"From Judges 11:39 it appears evident that Jephthah's daughter was not Sacrificed to God, but consecrated to him in a state of perpetual virginity; for the text says, She knew no man, for this was a statute in Israel. ותהי חק בישראל vattehi chok beyishrael; viz., that persons thus dedicated or consecrated to God, should live in a state of unchangeable celibacy. Thus this celebrated place is, without violence to any part of the text, or to any proper rule of construction, cleared of all difficulty, and caused to speak a language consistent with itself, and with the nature of God."

Those who assert that Jephthah did sacrifice his daughter, attempt to justify the opinion from the barbarous usages of those times: but in answer to this it may be justly observed, that Jephthah was now under the influence of the Spirit of God, Judges 11:29; and that Spirit could not permit him to imbrue his hands in the blood of his own child; and especially under the pretense of offering a pleasing sacrifice to that God who is the Father of mankind, and the Fountain of love, mercy, and compassion.

The versions give us but little assistance in clearing the difficulties of the text. In the Targum of Jonathan there is a remarkable gloss which should be mentioned, and from which it will appear that the Targumist supposed that the daughter of Jephthah was actually sacrificed: "And he fulfilled the vow which he had vowed upon her; and she knew no man: and it was made a statute in Israel, that no man should offer his son or his daughter for a burnt-offering, as did Jephthah the Gileadite, who did not consult Phinehas the priest; for if he had consulted Phinehas the priest, he would have redeemed her with money."

The Targumist refers here to the law, Leviticus 27:1-5, where the Lord prescribes the price at which either males or females, who had been vowed to the Lord, might be redeemed. "When a man shall make a singular vow, the persons shall be for the Lord at thy estimation: the male from twenty years old even unto sixty, shall be fifty shekels of silver; and if it be a female, then thy estimation shall be thirty shekels; and from five years old unto twenty years, the male twenty shekels, and for the female ten." This also is an argument that the daughter of Jephthah was not sacrificed; as the father had it in his power, at a very moderate price, to have redeemed her: and surely the blood of his daughter must have been of more value in his sight than thirty shekels of silver.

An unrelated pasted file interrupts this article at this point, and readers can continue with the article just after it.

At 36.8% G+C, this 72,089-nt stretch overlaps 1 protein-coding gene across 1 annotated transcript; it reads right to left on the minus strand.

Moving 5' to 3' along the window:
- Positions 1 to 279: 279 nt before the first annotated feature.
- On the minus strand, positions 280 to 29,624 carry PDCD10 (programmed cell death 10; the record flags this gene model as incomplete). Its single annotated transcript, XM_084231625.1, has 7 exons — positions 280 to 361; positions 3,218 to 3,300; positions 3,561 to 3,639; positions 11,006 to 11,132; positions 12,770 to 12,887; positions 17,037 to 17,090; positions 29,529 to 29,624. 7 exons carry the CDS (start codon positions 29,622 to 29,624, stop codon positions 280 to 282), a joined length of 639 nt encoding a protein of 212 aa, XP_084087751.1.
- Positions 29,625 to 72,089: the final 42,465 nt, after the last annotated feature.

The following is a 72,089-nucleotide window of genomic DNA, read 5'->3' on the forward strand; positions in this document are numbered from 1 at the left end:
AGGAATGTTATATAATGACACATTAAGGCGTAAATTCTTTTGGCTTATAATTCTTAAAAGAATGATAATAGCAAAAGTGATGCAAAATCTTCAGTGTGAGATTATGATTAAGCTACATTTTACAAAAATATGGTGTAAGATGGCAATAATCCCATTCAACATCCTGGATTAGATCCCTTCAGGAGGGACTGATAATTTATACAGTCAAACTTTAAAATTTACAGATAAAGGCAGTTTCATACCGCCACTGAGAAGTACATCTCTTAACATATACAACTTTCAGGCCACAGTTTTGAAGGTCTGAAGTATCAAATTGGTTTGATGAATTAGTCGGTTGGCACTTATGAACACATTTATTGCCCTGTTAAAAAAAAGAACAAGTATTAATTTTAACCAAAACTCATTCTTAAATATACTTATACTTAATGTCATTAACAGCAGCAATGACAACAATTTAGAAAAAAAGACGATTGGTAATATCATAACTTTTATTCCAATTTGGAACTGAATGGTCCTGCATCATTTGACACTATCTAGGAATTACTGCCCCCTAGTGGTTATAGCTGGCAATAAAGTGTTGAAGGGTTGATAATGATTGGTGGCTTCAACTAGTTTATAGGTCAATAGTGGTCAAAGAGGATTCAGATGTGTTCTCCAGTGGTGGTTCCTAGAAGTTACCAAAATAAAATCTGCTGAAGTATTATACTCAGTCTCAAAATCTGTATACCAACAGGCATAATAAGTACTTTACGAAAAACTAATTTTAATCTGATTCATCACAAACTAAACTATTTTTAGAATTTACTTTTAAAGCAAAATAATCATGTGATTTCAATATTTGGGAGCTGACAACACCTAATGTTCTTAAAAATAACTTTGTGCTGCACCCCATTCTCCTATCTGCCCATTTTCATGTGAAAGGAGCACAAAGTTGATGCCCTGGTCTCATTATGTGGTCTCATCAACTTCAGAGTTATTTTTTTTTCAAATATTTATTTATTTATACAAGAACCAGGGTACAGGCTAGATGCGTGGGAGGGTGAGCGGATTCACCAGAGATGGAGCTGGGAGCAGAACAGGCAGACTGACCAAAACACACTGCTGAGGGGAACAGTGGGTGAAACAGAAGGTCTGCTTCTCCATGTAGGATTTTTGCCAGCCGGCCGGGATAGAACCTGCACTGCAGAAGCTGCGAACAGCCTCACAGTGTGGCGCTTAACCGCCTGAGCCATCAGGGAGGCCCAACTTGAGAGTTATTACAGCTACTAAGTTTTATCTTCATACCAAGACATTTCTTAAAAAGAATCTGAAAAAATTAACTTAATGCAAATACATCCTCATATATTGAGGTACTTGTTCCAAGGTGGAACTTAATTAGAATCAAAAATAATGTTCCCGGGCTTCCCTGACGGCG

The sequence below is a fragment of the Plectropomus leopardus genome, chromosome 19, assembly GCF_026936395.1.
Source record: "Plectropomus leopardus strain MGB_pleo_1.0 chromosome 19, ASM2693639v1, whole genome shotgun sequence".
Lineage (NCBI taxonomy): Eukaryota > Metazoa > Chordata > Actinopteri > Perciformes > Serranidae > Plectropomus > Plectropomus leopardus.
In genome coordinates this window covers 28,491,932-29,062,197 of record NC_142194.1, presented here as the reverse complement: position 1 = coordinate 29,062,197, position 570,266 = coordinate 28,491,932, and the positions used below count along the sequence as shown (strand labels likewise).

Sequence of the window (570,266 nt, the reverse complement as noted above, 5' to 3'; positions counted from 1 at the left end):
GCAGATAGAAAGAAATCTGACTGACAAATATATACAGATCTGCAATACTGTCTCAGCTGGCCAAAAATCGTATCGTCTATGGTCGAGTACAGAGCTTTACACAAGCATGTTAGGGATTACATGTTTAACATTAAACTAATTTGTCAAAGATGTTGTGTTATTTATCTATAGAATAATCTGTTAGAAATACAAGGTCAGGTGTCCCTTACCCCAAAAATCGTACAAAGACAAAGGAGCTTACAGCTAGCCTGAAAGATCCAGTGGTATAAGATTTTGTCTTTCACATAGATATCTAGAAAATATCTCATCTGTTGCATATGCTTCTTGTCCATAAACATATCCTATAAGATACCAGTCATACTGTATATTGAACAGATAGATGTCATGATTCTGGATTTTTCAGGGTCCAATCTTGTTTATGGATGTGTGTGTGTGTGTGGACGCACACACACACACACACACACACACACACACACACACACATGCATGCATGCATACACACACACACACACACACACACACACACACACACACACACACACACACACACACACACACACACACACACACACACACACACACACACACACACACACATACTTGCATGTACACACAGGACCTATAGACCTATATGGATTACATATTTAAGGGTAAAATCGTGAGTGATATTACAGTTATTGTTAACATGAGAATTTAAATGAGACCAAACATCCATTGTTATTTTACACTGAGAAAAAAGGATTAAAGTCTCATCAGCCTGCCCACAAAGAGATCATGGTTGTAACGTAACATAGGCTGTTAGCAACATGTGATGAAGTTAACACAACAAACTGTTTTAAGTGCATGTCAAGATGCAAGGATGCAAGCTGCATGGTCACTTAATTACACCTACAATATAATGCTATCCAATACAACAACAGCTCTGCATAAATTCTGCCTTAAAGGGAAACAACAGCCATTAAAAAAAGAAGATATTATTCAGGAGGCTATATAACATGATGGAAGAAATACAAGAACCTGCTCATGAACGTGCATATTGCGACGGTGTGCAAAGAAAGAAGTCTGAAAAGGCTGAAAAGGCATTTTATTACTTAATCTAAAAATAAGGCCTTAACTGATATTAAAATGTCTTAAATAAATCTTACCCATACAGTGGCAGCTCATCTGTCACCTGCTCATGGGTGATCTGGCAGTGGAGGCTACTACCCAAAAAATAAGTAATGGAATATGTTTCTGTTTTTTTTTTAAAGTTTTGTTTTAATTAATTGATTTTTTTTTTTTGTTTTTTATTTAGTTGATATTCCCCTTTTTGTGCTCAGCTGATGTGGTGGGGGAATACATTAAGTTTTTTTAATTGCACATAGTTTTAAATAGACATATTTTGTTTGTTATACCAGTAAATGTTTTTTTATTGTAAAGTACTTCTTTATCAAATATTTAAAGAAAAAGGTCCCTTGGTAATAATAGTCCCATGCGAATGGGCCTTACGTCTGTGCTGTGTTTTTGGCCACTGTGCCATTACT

Dr. Hales has entered largely into the subject: his observations may be seen at the end of this chapter.

Treasury of Scripture Knowledge

the Lord

Judges 1:4 And Judah went up; and the LORD delivered the Canaanites and the Perizzites into their hand...

Judges 2:18 And when the LORD raised them up judges, then the LORD was with the judge...

Judges 3:10 And the Spirit of the LORD came on him, and he judged Israel, and went out to war...

Library
Whether a Vow Should Always be About a Better Good?
Objection 1: It would seem that a vow need not be always about a better good. A greater good is one that pertains to supererogation. But vows are not only about matters of supererogation, but also about matters of salvation: thus in Baptism men vow to renounce the devil and his pomps, and to keep the faith, as a gloss observes on Ps. 75:12, "Vow ye, and pay to the Lord your God"; and Jacob vowed (Gn. 28:21) that the Lord should be his God. Now this above all is necessary for salvation. Therefore
Saint Thomas Aquinas—Summa Theologica

Jesus Works his First Miracle at Cana in Galilee.
^D John II. 1-11. ^d 1 And the third day [From the calling of Philip (John i. 43). The days enumerated in John's first two chapters constitute a week, and may perhaps be intended as a contrast to the last week of Christ's ministry ( John xii. 1). It took two days to journey from the Jordan to Cana] there was a marriage [In Palestine the marriage ceremony usually began at twilight. The feast after the marriage was at the home of the bridegroom, and was sometimes prolonged for several days (Gen. xxix.
J. W. McGarvey—The Four-Fold Gospel

Cross References
Judges 11:31
whatever comes out of the door of my house to meet me when I return in triumph from the Ammonites will be the LORD's, and I will sacrifice it as a burnt offering."

Judges 11:33
He devastated twenty towns from Aroer to the vicinity of Minnith, as far as Abel Keramim. Thus Israel subdued Ammon.